Irish start-up raises $12m for sexual health testing platform

LetsGetChecked technology can also be used to diagnose a number of other health issues

LetsGetChecked, a Dún Laoghaire-based start-up that has developed a diagnostics platform to enable private self-testing for a number of health-related problems including sexually-transmitted infections (STIs), has raised $12 million (€9.7 million) in a Series A funding round.

The funding round was led by the Silicon Valley-VC firm Optum Ventures, which backs high-potential health tech firms. Other backers include the Shanghai-based Qiming Venture Partners, which manages four funds with over $1.2 billion in assets.

Founded in 2014 by Peter Foley, LetsGetChecked is a medical technology platform linking customers to regulated laboratories to better manage and control their personal health.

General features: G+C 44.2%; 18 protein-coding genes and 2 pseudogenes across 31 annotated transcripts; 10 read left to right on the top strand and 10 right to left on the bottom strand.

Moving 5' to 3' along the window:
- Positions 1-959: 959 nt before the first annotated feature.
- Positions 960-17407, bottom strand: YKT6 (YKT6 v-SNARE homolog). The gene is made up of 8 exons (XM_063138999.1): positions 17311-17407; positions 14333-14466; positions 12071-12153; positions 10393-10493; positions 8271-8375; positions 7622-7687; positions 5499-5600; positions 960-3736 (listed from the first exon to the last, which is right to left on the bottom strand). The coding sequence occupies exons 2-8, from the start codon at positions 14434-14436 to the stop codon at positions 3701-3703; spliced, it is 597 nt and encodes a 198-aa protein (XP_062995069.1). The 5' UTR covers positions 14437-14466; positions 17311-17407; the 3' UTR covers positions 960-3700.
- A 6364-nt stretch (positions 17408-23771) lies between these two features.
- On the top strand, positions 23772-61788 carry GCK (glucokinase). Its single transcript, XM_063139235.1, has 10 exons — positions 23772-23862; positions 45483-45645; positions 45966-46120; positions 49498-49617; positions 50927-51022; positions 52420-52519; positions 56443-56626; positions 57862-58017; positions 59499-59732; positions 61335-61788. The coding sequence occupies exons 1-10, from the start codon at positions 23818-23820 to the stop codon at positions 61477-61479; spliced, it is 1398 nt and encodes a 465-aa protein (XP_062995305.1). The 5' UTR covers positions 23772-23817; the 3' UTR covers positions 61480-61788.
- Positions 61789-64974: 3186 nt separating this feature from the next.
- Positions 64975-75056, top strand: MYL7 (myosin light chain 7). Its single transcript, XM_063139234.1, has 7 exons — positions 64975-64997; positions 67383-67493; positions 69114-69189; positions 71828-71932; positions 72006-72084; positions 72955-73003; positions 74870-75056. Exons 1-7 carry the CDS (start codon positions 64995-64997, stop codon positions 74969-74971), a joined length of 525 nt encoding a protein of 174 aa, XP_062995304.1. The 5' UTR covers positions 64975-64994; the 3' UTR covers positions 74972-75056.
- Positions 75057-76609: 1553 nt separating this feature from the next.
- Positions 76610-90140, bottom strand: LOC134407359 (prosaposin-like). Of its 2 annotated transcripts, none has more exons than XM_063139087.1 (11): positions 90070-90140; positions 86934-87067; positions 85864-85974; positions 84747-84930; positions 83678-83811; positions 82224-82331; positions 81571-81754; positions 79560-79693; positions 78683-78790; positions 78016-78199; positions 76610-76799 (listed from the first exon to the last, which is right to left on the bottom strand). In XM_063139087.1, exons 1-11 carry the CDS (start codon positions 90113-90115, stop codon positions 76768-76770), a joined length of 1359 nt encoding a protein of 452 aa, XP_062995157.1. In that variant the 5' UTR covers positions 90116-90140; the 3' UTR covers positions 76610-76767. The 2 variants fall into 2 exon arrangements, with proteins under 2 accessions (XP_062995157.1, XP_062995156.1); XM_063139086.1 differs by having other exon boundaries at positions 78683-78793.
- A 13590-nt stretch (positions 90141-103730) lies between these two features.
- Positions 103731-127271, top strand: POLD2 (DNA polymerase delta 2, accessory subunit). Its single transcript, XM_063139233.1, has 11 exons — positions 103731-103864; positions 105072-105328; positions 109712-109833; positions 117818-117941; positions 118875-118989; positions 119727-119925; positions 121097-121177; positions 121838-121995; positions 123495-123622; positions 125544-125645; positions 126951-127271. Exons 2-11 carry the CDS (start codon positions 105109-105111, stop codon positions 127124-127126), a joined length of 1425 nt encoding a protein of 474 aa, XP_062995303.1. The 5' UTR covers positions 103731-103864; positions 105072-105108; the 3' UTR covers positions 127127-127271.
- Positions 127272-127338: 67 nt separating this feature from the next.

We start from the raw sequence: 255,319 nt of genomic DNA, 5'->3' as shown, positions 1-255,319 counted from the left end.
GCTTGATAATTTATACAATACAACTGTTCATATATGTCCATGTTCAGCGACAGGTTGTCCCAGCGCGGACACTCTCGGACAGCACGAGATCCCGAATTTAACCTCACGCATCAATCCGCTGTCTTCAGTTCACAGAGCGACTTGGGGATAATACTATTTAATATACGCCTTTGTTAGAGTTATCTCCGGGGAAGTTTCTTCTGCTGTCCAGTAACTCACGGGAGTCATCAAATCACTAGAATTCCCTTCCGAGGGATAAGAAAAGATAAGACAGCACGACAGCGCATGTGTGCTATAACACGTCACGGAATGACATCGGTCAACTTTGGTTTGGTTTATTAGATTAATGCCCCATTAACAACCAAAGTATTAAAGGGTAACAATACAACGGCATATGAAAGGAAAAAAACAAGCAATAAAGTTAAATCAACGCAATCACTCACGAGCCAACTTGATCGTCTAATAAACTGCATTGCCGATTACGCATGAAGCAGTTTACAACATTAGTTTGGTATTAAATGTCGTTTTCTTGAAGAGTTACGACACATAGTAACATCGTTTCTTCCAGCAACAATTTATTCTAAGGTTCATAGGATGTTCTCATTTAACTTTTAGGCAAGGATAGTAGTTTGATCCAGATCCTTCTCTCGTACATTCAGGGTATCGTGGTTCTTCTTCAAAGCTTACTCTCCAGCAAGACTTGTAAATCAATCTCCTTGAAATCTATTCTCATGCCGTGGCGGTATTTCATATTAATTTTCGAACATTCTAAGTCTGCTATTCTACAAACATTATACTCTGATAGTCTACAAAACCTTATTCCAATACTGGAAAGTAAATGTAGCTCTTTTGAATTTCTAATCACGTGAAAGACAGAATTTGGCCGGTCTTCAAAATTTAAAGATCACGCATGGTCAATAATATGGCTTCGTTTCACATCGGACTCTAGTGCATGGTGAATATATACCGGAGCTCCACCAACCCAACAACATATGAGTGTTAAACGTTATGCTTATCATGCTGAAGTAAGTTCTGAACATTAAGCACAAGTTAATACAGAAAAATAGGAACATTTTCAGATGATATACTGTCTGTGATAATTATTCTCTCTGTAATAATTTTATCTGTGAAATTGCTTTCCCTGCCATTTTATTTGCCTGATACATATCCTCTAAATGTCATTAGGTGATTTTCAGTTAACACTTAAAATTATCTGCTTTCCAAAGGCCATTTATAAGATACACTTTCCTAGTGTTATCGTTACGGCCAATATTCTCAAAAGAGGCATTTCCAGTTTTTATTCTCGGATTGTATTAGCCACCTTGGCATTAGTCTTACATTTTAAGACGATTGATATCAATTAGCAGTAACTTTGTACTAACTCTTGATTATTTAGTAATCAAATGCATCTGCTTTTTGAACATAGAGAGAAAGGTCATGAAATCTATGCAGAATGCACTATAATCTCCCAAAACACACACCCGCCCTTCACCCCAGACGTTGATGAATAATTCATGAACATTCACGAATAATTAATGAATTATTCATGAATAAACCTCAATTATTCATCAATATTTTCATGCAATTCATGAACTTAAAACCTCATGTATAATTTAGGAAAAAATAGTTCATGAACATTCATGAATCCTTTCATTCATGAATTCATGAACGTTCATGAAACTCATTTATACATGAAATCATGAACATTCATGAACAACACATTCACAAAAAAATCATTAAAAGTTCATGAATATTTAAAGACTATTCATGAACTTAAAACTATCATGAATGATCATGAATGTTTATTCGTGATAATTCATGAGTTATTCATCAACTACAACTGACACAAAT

The company’s first product was an STD test and it had previously raised about €350,000 in seed capital back in 2015.


General health

LetsGetChecked now has more than 30 tests for general health, sexual health, cancer screening and fertility checks available in the US, Canada and 14 European countries.

Pricing for the tests start at about €50 each and usually only require a simple prick of the finger. The company promises to deliver results within five working days.

The start-up said it intends to use the funding to invest further in its technology platform and to continue expanding in the US.

“Support from investors with proven track records of helping to modernise healthcare like Optum Ventures and Qiming Venture Partners is a true testament to the work we’re doing,” said Mr Foley.

“With easier access to testing, individuals can change how and when they are diagnosed, leading to better clinical outcomes. Our goal is to provide individuals with greater control of their health through accessible technology and to continue partnering with more labs and health systems, to bring more specialised testing direct to consumers,” he added.

Charlie Taylor

Charlie Taylor

Charlie Taylor is a former Irish Times business journalist